Skip to main content
No. 440:
End of a Card File

Today, I struggle with change. The University of Houston's College of Engineering presents this series about the machines that make our civilization run, and the people whose ingenuity created them.

I'm standing behind the University of Houston's Library. Tons of file cards, stuffed in cardboard boxes, wait to be hauled off and recycled. I take one for a souvenir. On June 18, 1990, the library trashed its file system. I'm surrounded by two million cards. The staff spent one full lifetime creating them.

Back in the building, they show me a microcomputer. Deep in its stomach are three CD-ROM discs. They look just like your compact disc recording of the Shostakovich 5th Symphony. The holdings of seven regional libraries live on those three discs -- some eight million items. They hold 1800 Mbytes of information.

The old card file cases once filled a thousand square feet of floor space. Now they're part of the state surplus equipment inventory. I've welcomed much of the change that modern technology has given me. But this is hard to digest. After all, what's a library without great ranks of musty drawers leading us to all the things we'd ever care to ask about?

Today, asking is far easier than it's ever been. I saw a book on cultural change during the American Revolution. But I forget its title. So I enter the command, American Revolution plus Cultural. The computer gives me three titles that combine those words. One is the book I couldn't remember. It's A Cultural History of the American Revolution by Silverman.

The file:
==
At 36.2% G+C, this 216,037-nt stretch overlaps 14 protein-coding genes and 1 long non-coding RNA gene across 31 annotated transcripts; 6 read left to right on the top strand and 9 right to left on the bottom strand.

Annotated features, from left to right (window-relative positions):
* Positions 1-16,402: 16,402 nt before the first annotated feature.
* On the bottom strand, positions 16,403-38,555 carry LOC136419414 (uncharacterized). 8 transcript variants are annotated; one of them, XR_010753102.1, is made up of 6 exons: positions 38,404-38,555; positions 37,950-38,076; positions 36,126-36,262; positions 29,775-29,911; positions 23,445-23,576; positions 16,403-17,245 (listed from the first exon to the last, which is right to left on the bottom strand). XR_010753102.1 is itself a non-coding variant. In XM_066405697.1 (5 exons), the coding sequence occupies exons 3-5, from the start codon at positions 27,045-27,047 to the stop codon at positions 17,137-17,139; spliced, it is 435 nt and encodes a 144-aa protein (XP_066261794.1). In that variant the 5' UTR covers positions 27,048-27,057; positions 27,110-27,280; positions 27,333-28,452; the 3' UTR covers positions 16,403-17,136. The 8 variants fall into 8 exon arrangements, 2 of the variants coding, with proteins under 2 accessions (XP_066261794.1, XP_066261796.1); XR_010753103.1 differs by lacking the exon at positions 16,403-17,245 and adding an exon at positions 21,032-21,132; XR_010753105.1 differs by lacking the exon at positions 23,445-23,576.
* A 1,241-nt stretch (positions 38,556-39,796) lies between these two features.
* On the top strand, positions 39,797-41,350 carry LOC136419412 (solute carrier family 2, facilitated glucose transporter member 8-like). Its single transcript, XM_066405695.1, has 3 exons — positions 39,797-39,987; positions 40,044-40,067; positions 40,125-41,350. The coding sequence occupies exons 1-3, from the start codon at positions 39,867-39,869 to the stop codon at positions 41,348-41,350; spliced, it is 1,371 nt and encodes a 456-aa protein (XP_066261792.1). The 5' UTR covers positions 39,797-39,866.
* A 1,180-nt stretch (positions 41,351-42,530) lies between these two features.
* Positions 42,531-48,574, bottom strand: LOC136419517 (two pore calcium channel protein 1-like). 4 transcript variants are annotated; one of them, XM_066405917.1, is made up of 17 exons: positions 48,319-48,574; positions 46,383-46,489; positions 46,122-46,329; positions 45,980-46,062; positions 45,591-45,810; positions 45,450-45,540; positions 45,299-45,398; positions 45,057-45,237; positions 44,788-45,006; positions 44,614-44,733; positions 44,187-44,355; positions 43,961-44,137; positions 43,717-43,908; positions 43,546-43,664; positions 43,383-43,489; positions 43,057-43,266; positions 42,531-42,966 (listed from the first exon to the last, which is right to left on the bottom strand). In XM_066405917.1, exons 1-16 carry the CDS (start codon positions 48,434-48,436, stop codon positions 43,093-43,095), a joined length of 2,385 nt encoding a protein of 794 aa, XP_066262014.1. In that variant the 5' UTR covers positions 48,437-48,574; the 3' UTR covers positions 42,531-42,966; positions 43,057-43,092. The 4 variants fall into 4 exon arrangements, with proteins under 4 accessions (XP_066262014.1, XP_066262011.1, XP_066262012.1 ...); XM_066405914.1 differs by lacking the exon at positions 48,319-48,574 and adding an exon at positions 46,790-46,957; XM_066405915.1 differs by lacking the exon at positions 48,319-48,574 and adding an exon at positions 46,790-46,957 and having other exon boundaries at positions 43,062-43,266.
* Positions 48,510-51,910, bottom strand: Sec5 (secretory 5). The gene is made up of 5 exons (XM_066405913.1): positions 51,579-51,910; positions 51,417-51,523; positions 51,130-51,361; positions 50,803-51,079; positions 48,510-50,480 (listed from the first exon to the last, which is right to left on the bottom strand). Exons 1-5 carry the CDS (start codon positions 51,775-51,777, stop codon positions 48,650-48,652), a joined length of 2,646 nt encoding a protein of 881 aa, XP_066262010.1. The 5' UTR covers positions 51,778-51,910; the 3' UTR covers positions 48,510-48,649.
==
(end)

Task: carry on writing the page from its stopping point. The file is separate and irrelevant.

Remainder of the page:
I've just done what's called a Boolean search. It uses notions from Boolean set theory to search for associated words, anywhere on the disc. I wouldn't get anywhere in a card file with such skimpy recall of a title. Another advantage is that you can't misfile cards on a CD-ROM disc. If the information is there, the machine will find it.

We committed ourselves to this change in 1987. That's when we stopped adding new cards to the file. For three years students had to search both an older computer and the card file to catch everything. These changes are going on in libraries everywhere, but we got into the game earlier than most.

For two centuries now, each generation has had to absorb huge technological changes. As we grow old, we start resisting them. My father flew 14 years after the Wright Brothers did, but he never accepted the pocket calculator. My mother was on the radio while her listeners still used crystal sets, but she never used a dishwasher. She said she liked the feel of hot water on her arthritis. Actually, she was simply tired of change. I'll use this fine new library catalog, but I also feel the gathering loss of a way of life. Sooner or later, I'll dig my in my heels too. But not yet. I'm having too much fun to quit just yet.

I'm John Lienhard, at the University of Houston, where we're interested in the way inventive minds work.

(Theme music)

I am grateful to Kathleen Gunning, Assistant Director for Public Services at the the UH Library and the librarian who pointed all this out to me.



The public card catalog perished in 1990 when I wrote this episode.
But as late as 1998 the library still retained another set of cards, ordered by call number, for in-house use. It is called a shelf list.